S-OIL toils to save endangered species in Korea
But it is a different story for sea otters. Thanks to their slim bodies, some of the endangered animals Korean preservationists have raised at shelters and later freed are believed to have made it through the tightly woven barbed-wire fence that separates South and North Korea.
Researchers at the Korean Otter Research Center, which opened in 2005 in Hwacheon, Gangwon, have provided homes to these small creatures rescued from all across the country before releasing them in the wild, often in the DMZ, since 2006.
Having been off-limits for decades, the patch of land has become a sanctuary for endangered species.
“Of the 10 otters that we’ve released in the DMZ area so far, we believe two might have crossed the border and settled in the North,” Kim Hyeong-hu from the Korean Otter Research Center told the Korea JoongAng Daily.
Kim explained that location tracking devices had been attached onto the otters. But the signals, which can cover up to a 3-kilometer (1.9-mile) radius, of two of the creatures could not be located, leading researchers to believe that they had entered North Korea.
One of the biggest corporate sponsors of saving Korea’s otters, and other endangered species, is S-OIL, a major petroleum and refinery company in South Korea. As part of its patronage programs for culture and the arts scene, it has been financing the efforts since 2008.
Otters: A cultural heritage
Some may wonder why S-OIL’s efforts to save otters are categorized as a cultural patronage project.
The reason is because the creature is considered a state-designated cultural property in Korea.
The state-run Cultural Heritage Administration oversees the management of cultural assets, which includes the “Natural Monument” classification.
The grouping is specifically for animals, plants, geological features, biological products or natural phenomena that carry a special meaning in terms of history, culture and science.
Jeju’s black pig hit the headlines recently when the indigenous Jeju breed was designated as Korea’s Natural Monument No. 550.
The otter, on the other hand, was labeled Natural Monument No. 330 in 1982. The creatures are endangered in Korea for several reasons, but the most evident culprit is the country’s rapid industrialization and the resulting loss of natural rivers.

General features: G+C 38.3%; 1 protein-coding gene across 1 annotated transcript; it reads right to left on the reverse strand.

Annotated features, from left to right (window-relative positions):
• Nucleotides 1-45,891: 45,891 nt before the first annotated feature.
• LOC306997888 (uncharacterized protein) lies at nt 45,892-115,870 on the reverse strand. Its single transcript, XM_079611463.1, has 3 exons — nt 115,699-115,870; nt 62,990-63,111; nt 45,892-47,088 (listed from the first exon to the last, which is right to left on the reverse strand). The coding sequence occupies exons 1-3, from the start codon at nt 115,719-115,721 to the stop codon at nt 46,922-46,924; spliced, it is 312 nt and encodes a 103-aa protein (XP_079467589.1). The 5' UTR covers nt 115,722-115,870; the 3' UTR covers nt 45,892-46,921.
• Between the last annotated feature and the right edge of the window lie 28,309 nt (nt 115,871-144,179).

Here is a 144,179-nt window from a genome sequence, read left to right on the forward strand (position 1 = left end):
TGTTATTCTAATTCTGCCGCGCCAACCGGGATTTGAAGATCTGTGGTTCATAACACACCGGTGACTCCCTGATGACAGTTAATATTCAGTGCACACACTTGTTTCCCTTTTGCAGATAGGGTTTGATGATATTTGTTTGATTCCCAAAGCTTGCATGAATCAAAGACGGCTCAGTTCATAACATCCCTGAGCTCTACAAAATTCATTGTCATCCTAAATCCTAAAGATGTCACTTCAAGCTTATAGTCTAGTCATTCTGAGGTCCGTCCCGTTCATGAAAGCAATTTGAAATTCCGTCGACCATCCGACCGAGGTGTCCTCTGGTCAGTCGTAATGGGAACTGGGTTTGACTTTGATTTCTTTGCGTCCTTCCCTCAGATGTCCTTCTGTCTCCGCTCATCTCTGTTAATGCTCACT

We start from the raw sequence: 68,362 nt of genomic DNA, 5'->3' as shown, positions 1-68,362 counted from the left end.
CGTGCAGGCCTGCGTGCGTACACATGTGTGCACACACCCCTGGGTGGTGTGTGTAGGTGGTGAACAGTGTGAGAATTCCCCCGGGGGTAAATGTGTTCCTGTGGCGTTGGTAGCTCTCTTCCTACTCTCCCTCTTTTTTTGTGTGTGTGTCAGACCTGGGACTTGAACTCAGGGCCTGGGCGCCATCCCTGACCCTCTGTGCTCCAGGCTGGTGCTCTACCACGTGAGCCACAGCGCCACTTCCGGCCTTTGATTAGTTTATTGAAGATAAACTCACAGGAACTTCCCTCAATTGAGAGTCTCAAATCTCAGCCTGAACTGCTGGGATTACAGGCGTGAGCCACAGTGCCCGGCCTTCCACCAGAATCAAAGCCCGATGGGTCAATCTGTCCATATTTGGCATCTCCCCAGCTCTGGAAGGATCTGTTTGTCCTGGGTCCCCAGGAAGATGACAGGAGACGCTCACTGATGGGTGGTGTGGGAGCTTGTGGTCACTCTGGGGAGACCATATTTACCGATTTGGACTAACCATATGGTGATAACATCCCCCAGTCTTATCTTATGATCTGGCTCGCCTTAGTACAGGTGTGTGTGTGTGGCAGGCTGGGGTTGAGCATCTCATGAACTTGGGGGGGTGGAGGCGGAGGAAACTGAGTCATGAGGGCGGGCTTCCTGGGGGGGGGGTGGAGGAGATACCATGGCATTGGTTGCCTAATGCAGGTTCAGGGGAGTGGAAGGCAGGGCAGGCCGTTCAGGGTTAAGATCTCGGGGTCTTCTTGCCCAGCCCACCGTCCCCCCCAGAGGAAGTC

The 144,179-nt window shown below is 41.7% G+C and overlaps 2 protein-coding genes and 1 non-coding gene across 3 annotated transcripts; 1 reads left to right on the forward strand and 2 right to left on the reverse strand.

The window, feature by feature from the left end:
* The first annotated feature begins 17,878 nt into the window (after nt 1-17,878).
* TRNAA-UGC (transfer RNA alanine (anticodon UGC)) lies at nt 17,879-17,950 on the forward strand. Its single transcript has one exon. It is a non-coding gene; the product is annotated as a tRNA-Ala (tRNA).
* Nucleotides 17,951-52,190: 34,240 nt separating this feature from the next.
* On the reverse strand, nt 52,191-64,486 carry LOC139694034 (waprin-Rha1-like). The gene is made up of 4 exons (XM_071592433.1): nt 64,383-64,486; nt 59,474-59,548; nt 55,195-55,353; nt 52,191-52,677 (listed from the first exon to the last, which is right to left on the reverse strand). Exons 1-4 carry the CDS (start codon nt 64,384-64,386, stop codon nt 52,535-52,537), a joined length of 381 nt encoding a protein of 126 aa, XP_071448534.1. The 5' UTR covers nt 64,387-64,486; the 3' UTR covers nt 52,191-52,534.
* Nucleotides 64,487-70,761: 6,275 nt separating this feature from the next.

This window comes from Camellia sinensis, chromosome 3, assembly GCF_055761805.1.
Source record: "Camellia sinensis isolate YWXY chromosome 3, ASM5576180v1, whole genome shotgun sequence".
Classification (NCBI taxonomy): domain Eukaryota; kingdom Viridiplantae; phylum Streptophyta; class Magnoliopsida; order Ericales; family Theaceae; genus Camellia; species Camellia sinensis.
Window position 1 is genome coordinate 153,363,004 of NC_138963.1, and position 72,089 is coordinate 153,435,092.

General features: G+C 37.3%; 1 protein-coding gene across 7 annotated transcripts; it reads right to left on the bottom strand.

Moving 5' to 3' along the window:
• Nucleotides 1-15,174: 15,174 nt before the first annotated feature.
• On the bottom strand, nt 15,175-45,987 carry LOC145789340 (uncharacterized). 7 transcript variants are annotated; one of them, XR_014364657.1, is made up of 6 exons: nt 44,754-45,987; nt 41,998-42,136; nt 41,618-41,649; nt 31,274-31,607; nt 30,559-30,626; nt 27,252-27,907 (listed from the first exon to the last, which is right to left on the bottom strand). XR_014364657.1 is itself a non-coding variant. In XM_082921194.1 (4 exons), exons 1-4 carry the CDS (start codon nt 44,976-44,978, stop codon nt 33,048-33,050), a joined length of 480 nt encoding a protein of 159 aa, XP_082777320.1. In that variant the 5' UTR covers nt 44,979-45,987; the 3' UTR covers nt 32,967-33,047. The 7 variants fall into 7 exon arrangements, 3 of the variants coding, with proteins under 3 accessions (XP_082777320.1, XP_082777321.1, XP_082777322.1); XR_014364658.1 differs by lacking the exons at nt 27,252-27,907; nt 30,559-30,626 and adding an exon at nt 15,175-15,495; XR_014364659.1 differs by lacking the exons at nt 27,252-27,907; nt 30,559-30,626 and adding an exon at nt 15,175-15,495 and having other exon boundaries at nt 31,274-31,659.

“As companies execute their business activities, they often face criticism for their negative impact on the environment, like pollution and accidents,” said Jang Yeong-ki, the Cultural Heritage Administration’s special adviser on cooperation between the private and public sectors.
“It’s interesting how S-OIL is seeking to save endangered Natural Monuments, cure them and create safety nets for them,” he said. “In doing so, the company is contributing to both the preservation of cultural heritage and the environment.”
Few companies have chosen Natural Monuments as the subject of their cultural patronage, officials at the Cultural Heritage Administration said.
Hanhwa Hotel & Resorts has been helping to preserve loach near Geumgang River since last year and Harim Corporation, known for its chicken products, has been feeding fowl to eagles since 2012.
“Patronage in the natural monuments takes time to bear tangible results,” said Jang. “It’s a long-term investment and a company must be patient. I say you have to give it at least 10 years to see some results.”
Saving one at a time
The otter is not the only creature benefitting from S-OIL’s patronage of Natural Monuments.
Since beginning its sponsorship of the species in 2008, the company has been expanding its support to other living creatures.
As one can see, S-OIL’s support for natural monuments is about increasing the number of different species it helps to preserve while also ensuring its efforts encompass a wide range of creatures such as mammals, fowls, fish and insects.